Opinion and Editorial

I am Rashon Nelson #ItCouldHaveBeenMe

We walked the same hallways and claimed this very university as our own. I am Rashon Nelson because we not only use our voice for academic success but to impact the communities and people that surround us. I am Rashon Nelson because at the very probates he strolled in for his fraternity, I stood feet away from the crowd and applauded. I am Rashon Nelson because we have taken place in Bloomsburg’s College of Business, I in Marketing, he in Finance. I am Rashon Nelson because we are unapologetically black.   

I am Rashon Nelson because I too walk into Starbucks for meetings and for leisure. Am I suspicious? Does my skin render me a threat as I sit to simply speak to a friend? If I decided to walk into Andruss Library Starbucks today and didn’t make a purchase, would I be a trespasser? 

Imagine: In 120 seconds I’m viewed as a threat, not because of a weapon I possess, nor due to the fact that I create any TRUE immediate danger. But I’m viewed as a disturbance… as a trespasser and a threat because of the pigment of my skin. Because let’s face it… I’m a young black male. I am Rashon Nelson.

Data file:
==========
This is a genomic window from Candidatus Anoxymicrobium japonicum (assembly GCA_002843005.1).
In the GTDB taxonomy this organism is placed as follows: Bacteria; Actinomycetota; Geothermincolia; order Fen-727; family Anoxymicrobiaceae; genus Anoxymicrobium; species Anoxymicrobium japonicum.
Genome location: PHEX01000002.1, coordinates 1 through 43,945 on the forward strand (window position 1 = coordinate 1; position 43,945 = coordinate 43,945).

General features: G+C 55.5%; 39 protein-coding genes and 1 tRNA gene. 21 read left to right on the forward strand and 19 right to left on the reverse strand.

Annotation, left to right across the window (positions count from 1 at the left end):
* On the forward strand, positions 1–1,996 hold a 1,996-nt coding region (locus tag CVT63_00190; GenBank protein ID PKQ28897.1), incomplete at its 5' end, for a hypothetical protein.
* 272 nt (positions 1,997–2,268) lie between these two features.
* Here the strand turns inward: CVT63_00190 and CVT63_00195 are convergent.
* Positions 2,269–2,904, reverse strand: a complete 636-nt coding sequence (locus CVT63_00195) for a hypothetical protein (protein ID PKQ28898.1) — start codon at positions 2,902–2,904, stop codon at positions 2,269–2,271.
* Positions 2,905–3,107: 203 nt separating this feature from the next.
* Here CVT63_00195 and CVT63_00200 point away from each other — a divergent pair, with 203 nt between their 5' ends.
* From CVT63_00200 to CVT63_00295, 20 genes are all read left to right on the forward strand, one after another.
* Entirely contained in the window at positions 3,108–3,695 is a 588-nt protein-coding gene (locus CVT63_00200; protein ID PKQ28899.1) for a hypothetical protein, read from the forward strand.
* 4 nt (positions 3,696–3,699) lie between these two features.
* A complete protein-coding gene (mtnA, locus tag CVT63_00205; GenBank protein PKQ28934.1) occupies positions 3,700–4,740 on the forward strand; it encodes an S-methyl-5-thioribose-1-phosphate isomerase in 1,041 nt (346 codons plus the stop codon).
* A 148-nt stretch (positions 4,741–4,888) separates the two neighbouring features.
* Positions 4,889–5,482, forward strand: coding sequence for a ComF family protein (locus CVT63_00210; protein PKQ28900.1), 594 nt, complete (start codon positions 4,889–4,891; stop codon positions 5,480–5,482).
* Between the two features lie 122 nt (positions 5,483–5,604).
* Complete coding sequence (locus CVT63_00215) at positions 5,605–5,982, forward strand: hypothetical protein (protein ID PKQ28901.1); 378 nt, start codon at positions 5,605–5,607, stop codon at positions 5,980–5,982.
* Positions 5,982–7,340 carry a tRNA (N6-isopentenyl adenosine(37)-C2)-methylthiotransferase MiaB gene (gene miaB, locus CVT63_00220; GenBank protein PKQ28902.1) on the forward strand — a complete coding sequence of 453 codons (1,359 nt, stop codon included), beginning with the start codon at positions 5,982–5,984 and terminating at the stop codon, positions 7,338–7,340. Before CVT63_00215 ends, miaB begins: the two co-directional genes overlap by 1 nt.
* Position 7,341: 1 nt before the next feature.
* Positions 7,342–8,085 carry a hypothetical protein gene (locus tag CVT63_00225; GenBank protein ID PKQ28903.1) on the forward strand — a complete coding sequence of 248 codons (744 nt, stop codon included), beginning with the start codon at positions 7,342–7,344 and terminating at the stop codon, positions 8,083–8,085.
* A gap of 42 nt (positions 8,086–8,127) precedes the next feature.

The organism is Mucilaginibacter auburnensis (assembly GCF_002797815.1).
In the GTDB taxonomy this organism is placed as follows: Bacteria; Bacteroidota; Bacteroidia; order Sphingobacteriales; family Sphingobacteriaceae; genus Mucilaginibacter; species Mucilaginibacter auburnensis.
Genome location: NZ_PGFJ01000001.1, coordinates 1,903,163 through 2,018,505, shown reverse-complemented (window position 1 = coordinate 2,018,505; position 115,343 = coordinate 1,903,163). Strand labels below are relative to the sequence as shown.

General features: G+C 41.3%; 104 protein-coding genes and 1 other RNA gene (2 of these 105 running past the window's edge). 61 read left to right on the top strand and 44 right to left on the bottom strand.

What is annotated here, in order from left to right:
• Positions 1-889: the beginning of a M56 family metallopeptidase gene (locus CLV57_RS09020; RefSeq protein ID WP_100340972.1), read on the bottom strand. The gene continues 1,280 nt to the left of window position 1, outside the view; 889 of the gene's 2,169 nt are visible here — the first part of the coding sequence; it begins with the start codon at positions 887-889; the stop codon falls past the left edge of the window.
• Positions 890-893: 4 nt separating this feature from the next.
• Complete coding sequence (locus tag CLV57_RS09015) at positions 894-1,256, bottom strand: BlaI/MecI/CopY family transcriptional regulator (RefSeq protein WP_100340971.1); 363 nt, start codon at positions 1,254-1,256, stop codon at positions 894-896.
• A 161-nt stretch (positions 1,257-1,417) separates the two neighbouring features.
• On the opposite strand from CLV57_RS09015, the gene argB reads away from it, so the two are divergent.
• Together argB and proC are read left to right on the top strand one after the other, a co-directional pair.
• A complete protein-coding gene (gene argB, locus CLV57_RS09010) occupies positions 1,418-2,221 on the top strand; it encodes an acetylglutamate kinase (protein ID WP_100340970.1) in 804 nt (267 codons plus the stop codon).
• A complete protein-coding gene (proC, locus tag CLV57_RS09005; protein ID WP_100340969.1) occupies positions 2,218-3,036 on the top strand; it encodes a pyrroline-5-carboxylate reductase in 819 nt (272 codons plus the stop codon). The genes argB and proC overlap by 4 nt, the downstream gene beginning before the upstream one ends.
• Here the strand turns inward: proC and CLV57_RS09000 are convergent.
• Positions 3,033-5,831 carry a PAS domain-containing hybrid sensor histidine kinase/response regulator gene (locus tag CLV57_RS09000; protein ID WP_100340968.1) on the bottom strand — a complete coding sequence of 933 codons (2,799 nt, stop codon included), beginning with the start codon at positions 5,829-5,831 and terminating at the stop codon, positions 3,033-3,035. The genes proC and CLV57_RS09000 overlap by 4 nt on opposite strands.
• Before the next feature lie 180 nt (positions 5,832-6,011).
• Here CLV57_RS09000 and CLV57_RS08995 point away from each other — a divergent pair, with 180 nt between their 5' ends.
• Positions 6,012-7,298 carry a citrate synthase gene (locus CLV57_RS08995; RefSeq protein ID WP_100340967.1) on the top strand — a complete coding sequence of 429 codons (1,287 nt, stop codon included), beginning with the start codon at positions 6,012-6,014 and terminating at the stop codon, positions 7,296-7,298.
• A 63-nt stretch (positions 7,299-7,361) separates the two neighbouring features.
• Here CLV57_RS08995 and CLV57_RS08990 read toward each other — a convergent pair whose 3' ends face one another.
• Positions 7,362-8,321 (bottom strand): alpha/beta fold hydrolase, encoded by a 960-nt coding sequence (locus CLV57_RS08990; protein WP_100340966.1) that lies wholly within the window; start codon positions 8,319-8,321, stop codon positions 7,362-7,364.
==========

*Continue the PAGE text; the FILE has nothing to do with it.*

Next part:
#ItCouldHaveBeenMe that was detained that day.  It could’ve been me on the camera standing in disbelief as others stood by boldly claiming, “He didn’t do anything,” “It’s because he’s black.”  

In the summer of 1955, Emmett Till was fourteen years old trying to go home after buying a pack of gum. He would eventually be brutally beaten, shot, and killed after being falsely accused of flirting with a white woman. The truth is he was beaten because he was a young black man in the South in the ‘50s.  

On February 26, 2012, Trayvon Martin, at seventeen years old, was trying to go home after buying a bag of Skittles and an Arizona Iced Tea. He was shot at close range for being “suspicious and out of place.” It’s sad that on February 26, 2012, I was celebrating my sixteenth birthday, a day of life, and Trayvon would senselessly lose his very own. The truth is Trayvon Martin was killed over less than $3 because he was a young black man being racially profiled.  

On April 12, 2018, Rashon Nelson was simply trying to have a meeting and was arrested for sitting in a public entity. Labeled a disturbance…labeled a trespasser. He is a young black man, who committed no crime. He was no trespasser. He wasn’t a disturbance. 

I am Emmett Till because I feel free enough to walk home in my surroundings, unaware of what hate may surround because of the color of my skin. I am Trayvon Martin walking home with my hoodie up just trying to get home some nights. I am Rashon Nelson, waiting for a friend in a coffee shop. I am Cammren Renwick and it could’ve been me.